TechCrunch reported on March 5, 2018 that on-demand car buying and selling startup Vroom is closing two physical locations including one in Dallas, as well as cutting one quarter from their staff from their New York City and Stafford, Texas headquarters.
Think you have a lemon, click here to fill out a 60 second form.
The startup, which raised more than $300 million in venture funding, issued a statement confirming the layoffs are part of an effort to “sharpen their focus on profitability.”
“While Vroom’s business is healthy and financially stable, we are always looking to align our resources to fulfill our long-term vision and deliver on our mission,” the statement said. “In sharpening our focus on profitability, we recently made some adjustments to our strategy that has impacted our headcount. While decisions like this are never easy, we are putting the company in a better position to become the leader in online car buying and continue to invest in future areas of growth.”
TechCrunch writer Ingrid Lunden wrote the moves underscore the challenges of scaling and running car sales startups. Vroom raised roughly $320 million from investors including General Catalyst, T. Rowe Price and Altimeter. It most recently closed a $76 million funding round last July valuing the company at just under $655 million, according to Pitchbook.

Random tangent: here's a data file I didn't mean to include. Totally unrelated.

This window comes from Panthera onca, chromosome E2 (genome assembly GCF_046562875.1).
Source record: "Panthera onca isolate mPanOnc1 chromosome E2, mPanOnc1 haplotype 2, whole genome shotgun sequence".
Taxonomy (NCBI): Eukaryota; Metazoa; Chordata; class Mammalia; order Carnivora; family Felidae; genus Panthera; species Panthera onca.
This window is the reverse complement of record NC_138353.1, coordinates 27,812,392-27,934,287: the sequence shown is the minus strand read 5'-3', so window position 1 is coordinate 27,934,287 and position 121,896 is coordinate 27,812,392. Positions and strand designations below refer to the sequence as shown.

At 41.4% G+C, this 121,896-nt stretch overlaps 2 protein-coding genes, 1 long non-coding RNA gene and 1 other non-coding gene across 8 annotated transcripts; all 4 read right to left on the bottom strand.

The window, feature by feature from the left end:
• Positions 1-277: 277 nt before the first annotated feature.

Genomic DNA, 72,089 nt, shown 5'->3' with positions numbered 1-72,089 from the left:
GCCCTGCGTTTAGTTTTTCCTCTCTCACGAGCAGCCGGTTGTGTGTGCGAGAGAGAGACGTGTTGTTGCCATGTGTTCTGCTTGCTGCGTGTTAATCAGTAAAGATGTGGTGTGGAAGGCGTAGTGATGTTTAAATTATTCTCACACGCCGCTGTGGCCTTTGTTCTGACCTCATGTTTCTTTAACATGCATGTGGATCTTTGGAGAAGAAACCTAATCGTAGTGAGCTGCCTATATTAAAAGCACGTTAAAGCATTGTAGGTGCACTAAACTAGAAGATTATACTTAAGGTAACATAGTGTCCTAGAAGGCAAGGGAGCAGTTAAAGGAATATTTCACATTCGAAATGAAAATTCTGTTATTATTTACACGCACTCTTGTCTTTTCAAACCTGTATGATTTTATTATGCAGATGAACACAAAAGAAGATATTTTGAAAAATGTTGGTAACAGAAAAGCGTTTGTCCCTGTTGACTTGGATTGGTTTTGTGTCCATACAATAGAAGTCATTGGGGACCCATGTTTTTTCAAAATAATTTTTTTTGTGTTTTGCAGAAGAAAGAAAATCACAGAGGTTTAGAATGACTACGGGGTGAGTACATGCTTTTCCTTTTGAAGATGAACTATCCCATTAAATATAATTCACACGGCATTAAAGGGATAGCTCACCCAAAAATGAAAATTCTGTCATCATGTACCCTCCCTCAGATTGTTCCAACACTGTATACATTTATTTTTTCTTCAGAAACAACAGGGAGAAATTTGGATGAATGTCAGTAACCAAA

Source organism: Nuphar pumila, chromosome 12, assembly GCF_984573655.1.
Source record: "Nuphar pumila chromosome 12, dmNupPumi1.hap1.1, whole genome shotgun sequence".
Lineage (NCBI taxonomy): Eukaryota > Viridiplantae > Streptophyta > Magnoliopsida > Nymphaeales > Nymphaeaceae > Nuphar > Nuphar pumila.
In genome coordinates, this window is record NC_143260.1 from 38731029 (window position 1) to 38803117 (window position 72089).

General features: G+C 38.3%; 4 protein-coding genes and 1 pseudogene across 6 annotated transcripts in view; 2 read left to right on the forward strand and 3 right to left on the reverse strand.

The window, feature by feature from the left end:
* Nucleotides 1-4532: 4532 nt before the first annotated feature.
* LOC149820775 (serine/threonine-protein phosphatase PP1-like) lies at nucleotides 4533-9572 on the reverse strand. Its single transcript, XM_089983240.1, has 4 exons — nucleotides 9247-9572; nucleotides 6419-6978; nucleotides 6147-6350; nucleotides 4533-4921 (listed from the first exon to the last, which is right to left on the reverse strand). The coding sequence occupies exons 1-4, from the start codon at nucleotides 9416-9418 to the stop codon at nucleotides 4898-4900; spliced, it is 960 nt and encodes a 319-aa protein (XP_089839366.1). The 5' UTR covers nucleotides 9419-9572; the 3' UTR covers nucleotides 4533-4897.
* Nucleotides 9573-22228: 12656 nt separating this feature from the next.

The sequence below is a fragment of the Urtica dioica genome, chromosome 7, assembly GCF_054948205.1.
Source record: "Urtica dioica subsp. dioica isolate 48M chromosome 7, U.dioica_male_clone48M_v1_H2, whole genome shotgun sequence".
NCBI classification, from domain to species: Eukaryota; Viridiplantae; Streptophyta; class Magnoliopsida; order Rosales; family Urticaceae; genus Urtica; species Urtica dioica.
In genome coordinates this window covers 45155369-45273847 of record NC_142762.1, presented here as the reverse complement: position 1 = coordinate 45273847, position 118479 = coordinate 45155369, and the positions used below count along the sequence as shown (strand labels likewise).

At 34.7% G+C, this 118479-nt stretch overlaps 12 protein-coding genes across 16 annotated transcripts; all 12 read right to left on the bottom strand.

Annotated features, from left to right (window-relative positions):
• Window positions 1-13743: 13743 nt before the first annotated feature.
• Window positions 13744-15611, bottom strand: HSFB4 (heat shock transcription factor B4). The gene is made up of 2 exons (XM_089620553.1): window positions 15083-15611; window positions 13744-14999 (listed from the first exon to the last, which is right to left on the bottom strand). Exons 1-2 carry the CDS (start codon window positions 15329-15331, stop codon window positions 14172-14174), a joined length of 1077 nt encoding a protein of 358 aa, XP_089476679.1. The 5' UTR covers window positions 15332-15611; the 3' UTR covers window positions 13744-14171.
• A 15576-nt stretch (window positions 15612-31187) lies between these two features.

Vroom’s layoffs come at a tumultuous time in the industry. UK used car sites Carspring and Hellocar shut down in 2017, and Shift laid off staff and paused operations in one market. The California-based online marketplace Beepi shut down in 2017, with Vroom purchasing some of its components.
Vroom’s CEO Paul Hennessy said the site isn’t a marketplace, as they buy cars and recondition them before reselling them.
“Marketplaces bring together buyers and sellers and then have little value add,” Hennessy said. “We curate and bring that content to consumers. In a vertical that lacks trust like used cars, we believe that building a platform, with the warranties and service, is what separates us.”
Lemon law attorneys help their clients by dealing directly with the manufacturer on the clients’ behalf, working to promptly resolve the issue and get their clients back on the road. Thanks to the Magnuson-Moss Warranty Act, attorneys can seek their fees directly from the manufacturer, meaning a client can obtain legal counsel without having to pay attorneys’ fees directly out of pocket.